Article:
OPINION: The gathering storm of threats against Georgia’s political leaders

Gabriel Sterling talks with the press at the State Capitol Monday, January 4, 2021.  STEVE SCHAEFER FOR THE ATLANTA JOURNAL-CONSTITUTION

Credit: Steve Schaefer

Credit: Steve Schaefer

Gabriel Sterling talks with the press at the State Capitol Monday, January 4, 2021. STEVE SCHAEFER FOR THE ATLANTA JOURNAL-CONSTITUTION

“Someone’s going to hurt, someone’s going to get shot, someone’s going to get killed.”

That’s what top Secretary of State official Gabriel Sterling said in 2020 during a hastily called press conference at the state Capitol as death threats, accusations and violent innuendo swirled around Georgia during the 2020 presidential recount.

A young contractor for the company supplying Georgia’s voting machines had been publicly threatened that day. A photo of the young man with a noose around his neck was circulating on the internet, along with accusations of treason. Others were being threatened and intimidated. The madness had to stop, Sterling warned.

Three years later, with the start of another presidential election weeks away, Sterling himself was at the center of a chaotic scene as police swarmed his house Wednesday night. The state official had been “swatted,” with an anonymous caller phoning in a false report to 911 that someone had been shot during a “drug deal gone bad” at the Sterling home.

Earlier in the day, Sterling had posted a note to social media that a bomb threat had been sent to the state Capitol and delayed its public opening. After law enforcement swept the building, they determined the threat was a hoax. But Georgia’s was just one of a half dozen similar bomb threats to other state capitols across the country.

“Everyone is OK, but this is wrong,” Sterling wrote Wednesday night.

It’s not just wrong. The swatting and threats are spreading and dangerous. Local officials and national names are on the receiving end of the efforts. Both Democrats and Republicans. U.S. Sen. Raphael Warnock and Lt. Gov. Burt Jones were recently swatted. U.S. Rep. Marjorie Taylor Greene has been swatted eight times, including on Christmas Day this year. She said her daughters’ homes were both swatted days later.

The calls not only mean police arrive armed and expecting to find a bloody crime scene, but also that they’re not able to respond to real emergencies throughout their communities.

Along with the hoaxes are physical acts of intimidation. In the early morning hours before Atlanta Mayor Andre Dickens was scheduled to speak at Manuel’s Tavern Wednesday night, vandals sprayed graffiti on the famous Coke mural on the wall outside. Elsewhere they scrawled “Andre” on a window.


Credit: Special to the AJC

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Credit: Special to the AJC

Manuel Maloof’s watering hole has been a legendary haunt for Georgia politicos for decades, but especially Democrats. Barack Obama threw darts in the back room in 2015. Jimmy Carter launched his 1970 gubernatorial bid there.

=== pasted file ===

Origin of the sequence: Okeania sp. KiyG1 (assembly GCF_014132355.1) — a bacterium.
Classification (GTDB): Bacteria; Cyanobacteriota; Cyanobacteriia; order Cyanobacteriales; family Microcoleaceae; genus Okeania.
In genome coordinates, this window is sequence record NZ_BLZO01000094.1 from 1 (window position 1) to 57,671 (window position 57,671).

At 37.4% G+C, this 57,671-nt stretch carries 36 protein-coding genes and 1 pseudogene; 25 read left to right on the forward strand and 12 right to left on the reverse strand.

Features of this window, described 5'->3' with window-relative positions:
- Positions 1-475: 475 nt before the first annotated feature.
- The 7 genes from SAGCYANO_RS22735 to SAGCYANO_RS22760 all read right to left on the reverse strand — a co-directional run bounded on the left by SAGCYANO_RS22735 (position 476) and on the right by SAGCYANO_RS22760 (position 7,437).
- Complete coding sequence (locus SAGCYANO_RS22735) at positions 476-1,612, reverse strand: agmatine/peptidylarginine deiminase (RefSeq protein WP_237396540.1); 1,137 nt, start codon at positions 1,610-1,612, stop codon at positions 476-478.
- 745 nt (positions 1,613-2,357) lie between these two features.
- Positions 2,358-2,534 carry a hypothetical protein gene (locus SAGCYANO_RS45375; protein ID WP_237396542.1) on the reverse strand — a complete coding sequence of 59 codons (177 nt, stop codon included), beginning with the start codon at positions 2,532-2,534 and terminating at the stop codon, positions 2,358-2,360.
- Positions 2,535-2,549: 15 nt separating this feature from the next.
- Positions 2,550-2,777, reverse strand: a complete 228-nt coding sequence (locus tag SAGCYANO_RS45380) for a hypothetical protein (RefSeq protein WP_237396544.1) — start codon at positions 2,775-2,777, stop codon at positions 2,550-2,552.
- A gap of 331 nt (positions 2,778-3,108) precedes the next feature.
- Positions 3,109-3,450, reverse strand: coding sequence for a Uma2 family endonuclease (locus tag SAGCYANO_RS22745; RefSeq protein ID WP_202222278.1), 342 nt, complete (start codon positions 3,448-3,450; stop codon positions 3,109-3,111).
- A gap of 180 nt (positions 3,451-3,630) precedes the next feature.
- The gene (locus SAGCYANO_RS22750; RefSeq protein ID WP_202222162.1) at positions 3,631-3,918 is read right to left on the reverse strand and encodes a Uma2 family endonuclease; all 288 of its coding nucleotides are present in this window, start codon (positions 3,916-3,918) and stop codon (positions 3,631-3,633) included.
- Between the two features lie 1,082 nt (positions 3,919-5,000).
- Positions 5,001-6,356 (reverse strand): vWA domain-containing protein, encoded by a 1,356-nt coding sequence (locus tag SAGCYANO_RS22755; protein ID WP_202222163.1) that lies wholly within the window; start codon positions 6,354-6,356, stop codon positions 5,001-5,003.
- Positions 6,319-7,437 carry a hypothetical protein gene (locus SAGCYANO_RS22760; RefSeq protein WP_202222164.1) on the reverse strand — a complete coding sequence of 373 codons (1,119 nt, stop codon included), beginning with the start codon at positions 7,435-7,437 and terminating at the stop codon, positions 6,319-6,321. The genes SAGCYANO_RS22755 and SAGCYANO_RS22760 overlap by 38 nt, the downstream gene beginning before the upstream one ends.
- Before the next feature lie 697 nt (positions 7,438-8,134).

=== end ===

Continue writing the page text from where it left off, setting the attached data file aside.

But this week, as Dickens spoke to a meeting of the Young Democrats inside, far-left protestors against the city’s police and fire training center yelled from the outside with signs calling the mayor “an environmental racist.” Last month at Manuel’s, pro-Palestinian protestors stormed into the bar with banners chanting, “From the River to the sea,” to disrupt the Fulton County Democratic Party holiday.

“Something has changed,” Brian Maloof, who owns Manuel’s now, told the AJC. “It seems like there’s now a mentality that if I disagree with you, I must destroy you,” he said. “It’s such a shame.”

And that’s really the problem, the mindset to destroy instead of disagree, if people even know what they’re fighting about.

It doesn’t make sense that swatters would attack both Kay Kilpatrick, a suburban Republican state senator, and Kim Jackson, a liberal Democratic state senator, at the same time. It doesn’t make sense that Andre Dickens, who is Black, is somehow an environmental racist, nor that the training center meant to train police on de-escalation tactics is being so violently opposed that arsonists recently torched millions of dollars of equipment of a construction firm working at the center.

It doesn’t make sense that bomb threats this week targeted liberal states and conservative ones, and those that were in session, like Mississippi, and those that were not, like Georgia.

But making sense isn’t the goal of the people or groups behind the rising tide of violent threats against leaders across the country. Chaos and intimidation are the point.

The threats in 2020, then from Trump supporters, didn’t work in the end. Georgia continued its process of counts and recounts. Courts across the state listened to, and then ruled against, the many lawsuits brought by the Trump campaign to reverse President Joe Biden’s win here.

Gov. Brian Kemp and Secretary of State Brad Raffensperger, both targeted by death threats, certified the election results. Vice President Mike Pence, hunted by Trump supporters exactly three years ago during the attack on the Capitol on January 6th, refused to send the results for Biden back to the states. The system held up against the violence, but just barely.

The threats are starting again now, but much sooner. The targets are still public officials, but more of them, and private citizens, too. The issues are not just the last election, but also the next election, the training center and the war in Gaza, issues that are local, national and international. It’s about everything and nothing at all.

If anything feels better this time around, it’s that we at least know to be aware of what’s happening and why. If leaders can be intimidated they won’t speak out. If voters can be discouraged, fewer will bother casting a ballot. If chaos and distrust rule the day, then anything goes.

We can’t let that happen.